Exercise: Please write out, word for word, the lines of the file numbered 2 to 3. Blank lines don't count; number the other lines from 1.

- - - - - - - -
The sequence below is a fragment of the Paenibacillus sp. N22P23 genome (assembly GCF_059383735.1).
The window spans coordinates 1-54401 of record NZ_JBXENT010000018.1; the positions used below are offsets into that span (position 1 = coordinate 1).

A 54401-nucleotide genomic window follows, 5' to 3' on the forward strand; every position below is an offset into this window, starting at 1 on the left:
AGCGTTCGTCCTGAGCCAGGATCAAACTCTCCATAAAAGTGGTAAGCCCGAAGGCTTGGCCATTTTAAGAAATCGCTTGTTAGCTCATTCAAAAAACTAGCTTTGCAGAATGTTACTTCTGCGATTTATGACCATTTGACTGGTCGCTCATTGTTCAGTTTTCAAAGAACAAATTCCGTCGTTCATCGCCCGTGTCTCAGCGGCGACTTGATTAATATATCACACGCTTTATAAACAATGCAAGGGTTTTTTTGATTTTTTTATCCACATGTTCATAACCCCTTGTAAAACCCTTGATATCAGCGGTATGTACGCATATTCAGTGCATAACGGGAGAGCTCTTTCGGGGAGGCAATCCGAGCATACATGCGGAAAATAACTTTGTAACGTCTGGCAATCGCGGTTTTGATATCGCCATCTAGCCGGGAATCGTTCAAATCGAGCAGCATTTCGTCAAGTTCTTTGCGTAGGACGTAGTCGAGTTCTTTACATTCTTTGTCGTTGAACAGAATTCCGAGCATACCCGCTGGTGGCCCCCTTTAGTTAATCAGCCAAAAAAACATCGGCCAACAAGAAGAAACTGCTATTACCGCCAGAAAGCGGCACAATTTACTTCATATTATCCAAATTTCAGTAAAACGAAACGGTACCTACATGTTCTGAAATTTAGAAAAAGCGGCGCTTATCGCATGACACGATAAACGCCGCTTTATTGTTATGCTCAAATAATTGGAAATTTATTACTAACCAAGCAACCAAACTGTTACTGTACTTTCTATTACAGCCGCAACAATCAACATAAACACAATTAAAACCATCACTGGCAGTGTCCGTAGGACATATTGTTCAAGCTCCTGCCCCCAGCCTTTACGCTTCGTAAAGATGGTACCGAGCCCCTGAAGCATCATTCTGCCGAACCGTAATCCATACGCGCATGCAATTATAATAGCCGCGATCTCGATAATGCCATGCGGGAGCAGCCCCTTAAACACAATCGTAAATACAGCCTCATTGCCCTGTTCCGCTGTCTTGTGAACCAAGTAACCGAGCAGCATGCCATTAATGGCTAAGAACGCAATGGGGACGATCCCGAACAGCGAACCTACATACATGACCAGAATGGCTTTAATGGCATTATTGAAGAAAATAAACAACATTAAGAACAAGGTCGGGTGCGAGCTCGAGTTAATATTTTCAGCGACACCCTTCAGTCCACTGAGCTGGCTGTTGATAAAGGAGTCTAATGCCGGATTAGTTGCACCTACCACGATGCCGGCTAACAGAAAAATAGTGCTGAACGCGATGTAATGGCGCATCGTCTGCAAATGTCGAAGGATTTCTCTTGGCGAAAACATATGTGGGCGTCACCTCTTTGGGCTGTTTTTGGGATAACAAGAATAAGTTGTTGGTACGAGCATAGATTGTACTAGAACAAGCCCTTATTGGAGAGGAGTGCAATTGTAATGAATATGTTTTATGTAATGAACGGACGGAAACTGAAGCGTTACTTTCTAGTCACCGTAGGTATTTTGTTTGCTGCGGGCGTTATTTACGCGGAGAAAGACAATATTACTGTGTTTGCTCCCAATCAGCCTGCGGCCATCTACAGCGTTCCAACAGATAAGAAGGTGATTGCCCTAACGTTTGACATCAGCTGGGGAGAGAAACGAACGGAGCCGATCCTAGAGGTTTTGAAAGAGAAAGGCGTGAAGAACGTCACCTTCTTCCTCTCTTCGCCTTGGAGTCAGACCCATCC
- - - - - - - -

The window spans coordinates 1-54401 of record NZ_JBXENT010000018.1; the positions used below are offsets into that span (position 1 = coordinate 1).

A 54401-nucleotide genomic window follows, 5' to 3' on the forward strand; every position below is an offset into this window, starting at 1 on the left: